While electricity as a source of energy for transportation reduces green house gas emissions, it also challenges the grid in the short term especially if the electric vehicle charging is not managed properly. But if managed through smart charging especially using software that understands energy management, driver behavior, and battery technology, we can maximize utilization of the existing grid capacity and avoid stressing the grid at the same time. Also, by way of Vehicle-to-Grid or V2G technology, we can use the car battery to store energy, charging the battery when there's excess energy from solar photovoltaic (PV) generation during the daytime and discharging it later in the day to support the evening peak demand of the California grid (https://ww2.energy.ca.gov/2018publications/CEC-500-2018-020/CEC-500-2018-020.pdf). Additionally, supplementing stationary battery storage on the distribution system can help manage the grid where V2G may not be available. Therefore, we need to carefully perform energy balance on these two assets - EV and PV - by adding stationary storage (battery or alternatives) and couple all three with smart controls such as Demand Response or Peak Load Control using Artificial Intelligence/Data Science/Machine Learning, to balance the grid of the future. These controlled assets are modeled as Distributed Energy Resources (DERs and since the grid of the future is adopting them rapidly, DER management is a key to the success of the future Smart Grid. The "Future of Electric Power" panel will discuss the confluence of various DER technologies, their impact on the energy grid and the opportunities this brings to California to become a global leader for a sustainable energy future including discussing how such technologies can help California achieve its goal of zero-emission energy sources for electric power by 2045.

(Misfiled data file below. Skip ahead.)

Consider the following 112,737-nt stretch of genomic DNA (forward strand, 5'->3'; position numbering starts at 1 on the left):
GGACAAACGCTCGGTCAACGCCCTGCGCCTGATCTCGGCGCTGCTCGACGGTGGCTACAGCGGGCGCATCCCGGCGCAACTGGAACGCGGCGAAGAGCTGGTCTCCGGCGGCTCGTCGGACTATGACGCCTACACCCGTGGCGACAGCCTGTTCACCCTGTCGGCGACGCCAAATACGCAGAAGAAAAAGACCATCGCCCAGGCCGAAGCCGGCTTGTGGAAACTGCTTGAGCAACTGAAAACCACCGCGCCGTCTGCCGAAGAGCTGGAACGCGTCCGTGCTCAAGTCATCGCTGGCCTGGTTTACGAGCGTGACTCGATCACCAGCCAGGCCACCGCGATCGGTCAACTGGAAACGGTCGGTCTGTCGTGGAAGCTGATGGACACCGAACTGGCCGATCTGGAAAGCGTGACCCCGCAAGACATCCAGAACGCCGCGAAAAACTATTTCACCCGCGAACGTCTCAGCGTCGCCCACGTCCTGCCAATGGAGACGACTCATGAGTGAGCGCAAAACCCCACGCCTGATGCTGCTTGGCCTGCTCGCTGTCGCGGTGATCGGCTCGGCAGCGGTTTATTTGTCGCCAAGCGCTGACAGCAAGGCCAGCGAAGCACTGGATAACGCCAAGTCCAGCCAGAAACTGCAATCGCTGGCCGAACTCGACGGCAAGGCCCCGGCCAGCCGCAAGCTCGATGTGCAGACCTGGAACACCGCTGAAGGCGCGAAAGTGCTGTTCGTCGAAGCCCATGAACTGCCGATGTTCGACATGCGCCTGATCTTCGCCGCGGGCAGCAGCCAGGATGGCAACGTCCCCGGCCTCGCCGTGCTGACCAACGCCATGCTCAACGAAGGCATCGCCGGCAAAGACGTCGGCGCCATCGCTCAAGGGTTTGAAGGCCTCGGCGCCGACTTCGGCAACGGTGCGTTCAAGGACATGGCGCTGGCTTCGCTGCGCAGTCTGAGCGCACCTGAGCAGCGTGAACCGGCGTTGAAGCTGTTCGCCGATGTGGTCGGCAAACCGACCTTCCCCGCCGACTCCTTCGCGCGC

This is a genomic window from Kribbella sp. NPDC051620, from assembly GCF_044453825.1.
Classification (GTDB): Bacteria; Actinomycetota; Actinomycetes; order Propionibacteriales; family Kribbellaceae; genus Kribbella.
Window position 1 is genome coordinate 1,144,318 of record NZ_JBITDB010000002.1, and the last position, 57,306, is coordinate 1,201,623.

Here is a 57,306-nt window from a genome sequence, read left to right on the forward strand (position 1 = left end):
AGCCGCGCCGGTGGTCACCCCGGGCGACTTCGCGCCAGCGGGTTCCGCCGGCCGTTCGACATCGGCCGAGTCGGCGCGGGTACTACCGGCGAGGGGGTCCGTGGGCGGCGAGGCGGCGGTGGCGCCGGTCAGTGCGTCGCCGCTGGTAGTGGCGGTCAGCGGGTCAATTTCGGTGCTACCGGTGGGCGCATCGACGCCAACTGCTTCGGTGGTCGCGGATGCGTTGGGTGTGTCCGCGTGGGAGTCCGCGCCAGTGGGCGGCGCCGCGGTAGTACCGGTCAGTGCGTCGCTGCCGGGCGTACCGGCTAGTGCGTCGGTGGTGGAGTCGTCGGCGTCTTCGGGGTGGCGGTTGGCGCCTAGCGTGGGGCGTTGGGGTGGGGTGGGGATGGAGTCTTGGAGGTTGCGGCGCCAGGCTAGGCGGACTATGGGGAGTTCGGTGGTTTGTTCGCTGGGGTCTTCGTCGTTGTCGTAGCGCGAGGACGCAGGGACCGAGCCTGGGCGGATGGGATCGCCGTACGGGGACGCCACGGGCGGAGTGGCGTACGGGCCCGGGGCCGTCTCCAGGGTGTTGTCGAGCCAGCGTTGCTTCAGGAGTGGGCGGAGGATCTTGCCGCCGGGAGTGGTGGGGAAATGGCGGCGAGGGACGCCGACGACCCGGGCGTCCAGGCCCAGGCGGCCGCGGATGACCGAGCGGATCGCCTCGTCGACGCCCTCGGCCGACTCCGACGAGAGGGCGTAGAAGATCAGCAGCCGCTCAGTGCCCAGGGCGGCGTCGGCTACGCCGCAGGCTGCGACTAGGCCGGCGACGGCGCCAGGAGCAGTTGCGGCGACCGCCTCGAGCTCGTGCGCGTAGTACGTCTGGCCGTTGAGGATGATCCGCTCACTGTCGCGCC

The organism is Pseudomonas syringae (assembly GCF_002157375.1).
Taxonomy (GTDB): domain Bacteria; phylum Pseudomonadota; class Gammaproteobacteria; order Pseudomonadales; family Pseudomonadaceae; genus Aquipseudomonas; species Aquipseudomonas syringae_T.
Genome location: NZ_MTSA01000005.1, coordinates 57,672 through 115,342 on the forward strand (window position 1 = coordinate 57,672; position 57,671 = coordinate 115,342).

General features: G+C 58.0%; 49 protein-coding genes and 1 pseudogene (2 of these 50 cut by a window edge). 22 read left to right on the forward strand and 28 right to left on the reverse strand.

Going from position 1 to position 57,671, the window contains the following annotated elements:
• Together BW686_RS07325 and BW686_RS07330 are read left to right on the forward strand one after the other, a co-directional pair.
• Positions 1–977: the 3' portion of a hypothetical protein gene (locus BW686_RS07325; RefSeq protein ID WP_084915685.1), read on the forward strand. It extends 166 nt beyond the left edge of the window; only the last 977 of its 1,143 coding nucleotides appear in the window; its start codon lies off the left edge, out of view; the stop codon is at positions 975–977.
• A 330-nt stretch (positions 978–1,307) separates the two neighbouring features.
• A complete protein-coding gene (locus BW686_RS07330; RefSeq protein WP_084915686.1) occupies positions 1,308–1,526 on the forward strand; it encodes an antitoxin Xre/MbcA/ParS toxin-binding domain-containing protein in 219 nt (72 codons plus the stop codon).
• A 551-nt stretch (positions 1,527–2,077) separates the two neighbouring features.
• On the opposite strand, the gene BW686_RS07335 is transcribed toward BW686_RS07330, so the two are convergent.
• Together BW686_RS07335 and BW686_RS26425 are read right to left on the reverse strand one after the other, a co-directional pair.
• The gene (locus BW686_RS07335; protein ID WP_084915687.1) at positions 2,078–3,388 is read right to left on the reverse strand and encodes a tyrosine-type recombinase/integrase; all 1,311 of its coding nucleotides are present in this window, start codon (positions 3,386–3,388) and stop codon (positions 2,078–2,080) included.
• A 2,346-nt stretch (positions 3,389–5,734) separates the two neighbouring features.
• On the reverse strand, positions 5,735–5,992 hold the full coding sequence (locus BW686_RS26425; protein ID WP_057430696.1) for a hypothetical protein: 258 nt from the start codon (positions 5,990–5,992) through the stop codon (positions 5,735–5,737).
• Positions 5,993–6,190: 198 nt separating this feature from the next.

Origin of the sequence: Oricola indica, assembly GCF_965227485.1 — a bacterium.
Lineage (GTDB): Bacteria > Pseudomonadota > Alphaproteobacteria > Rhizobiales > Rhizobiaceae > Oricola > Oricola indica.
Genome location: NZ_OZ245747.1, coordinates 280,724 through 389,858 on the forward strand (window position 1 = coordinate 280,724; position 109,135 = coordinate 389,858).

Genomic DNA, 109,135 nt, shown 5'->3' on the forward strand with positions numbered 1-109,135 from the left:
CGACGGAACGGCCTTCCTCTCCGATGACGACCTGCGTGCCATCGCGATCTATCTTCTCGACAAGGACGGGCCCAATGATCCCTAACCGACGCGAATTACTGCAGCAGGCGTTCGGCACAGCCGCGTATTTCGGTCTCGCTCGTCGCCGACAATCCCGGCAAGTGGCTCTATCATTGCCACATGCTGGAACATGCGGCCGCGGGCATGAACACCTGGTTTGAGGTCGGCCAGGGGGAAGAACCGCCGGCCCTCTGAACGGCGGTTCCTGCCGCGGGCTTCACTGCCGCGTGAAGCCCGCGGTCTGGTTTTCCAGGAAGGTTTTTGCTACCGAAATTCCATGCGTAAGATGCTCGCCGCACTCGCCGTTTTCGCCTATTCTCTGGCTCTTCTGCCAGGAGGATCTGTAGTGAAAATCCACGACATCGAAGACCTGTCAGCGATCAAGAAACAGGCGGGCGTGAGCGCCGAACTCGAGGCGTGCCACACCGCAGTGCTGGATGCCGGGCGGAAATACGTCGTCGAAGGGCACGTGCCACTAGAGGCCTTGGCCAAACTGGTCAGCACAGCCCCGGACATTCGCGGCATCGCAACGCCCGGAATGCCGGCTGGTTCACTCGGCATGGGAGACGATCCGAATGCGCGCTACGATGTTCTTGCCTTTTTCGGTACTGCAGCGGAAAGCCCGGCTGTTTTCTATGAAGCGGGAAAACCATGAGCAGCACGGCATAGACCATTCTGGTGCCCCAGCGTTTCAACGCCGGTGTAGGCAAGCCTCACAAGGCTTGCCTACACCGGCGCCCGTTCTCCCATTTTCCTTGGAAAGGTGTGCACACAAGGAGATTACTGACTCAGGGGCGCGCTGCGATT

EV companies are adopting AV technology rapidly
While the EV, its battery, and its inverter can be used for various grid support needs such as demand response or even frequency regulation, automotive manufacturers are rapidly deploying AV technologies within their vehicles because technology is enabling them to do so and it makes driving safer and easier. The intersection of AV with EV creates challenges and opportunities an example of which is the need to refuel an AEV (Autonomous Electric Vehicle), a process which should be completely automated since there is no driver in the vehicle. Wireless charging presents a viable solution whereby the AEV, when not being used, drives over an inductive wireless charger installed underground and transfers power without the need to connect with wires and therefore without the need for human intervention. Alternatively, a robotic arm can connect the AEV to a charger when the vehicle is not being used. Yet another opportunity rests in the ability of AV technology to finely control the manner (speed, steering, braking, regeneration into batteries) of driving as well as the driving route taken, with the objective of minimizing energy consumption. Such opportunities provide the impetus for research at universities and technologies at startup companies which need to be tested and California can become the world's testbed for such innovations.

AV Technologies need smart infrastructure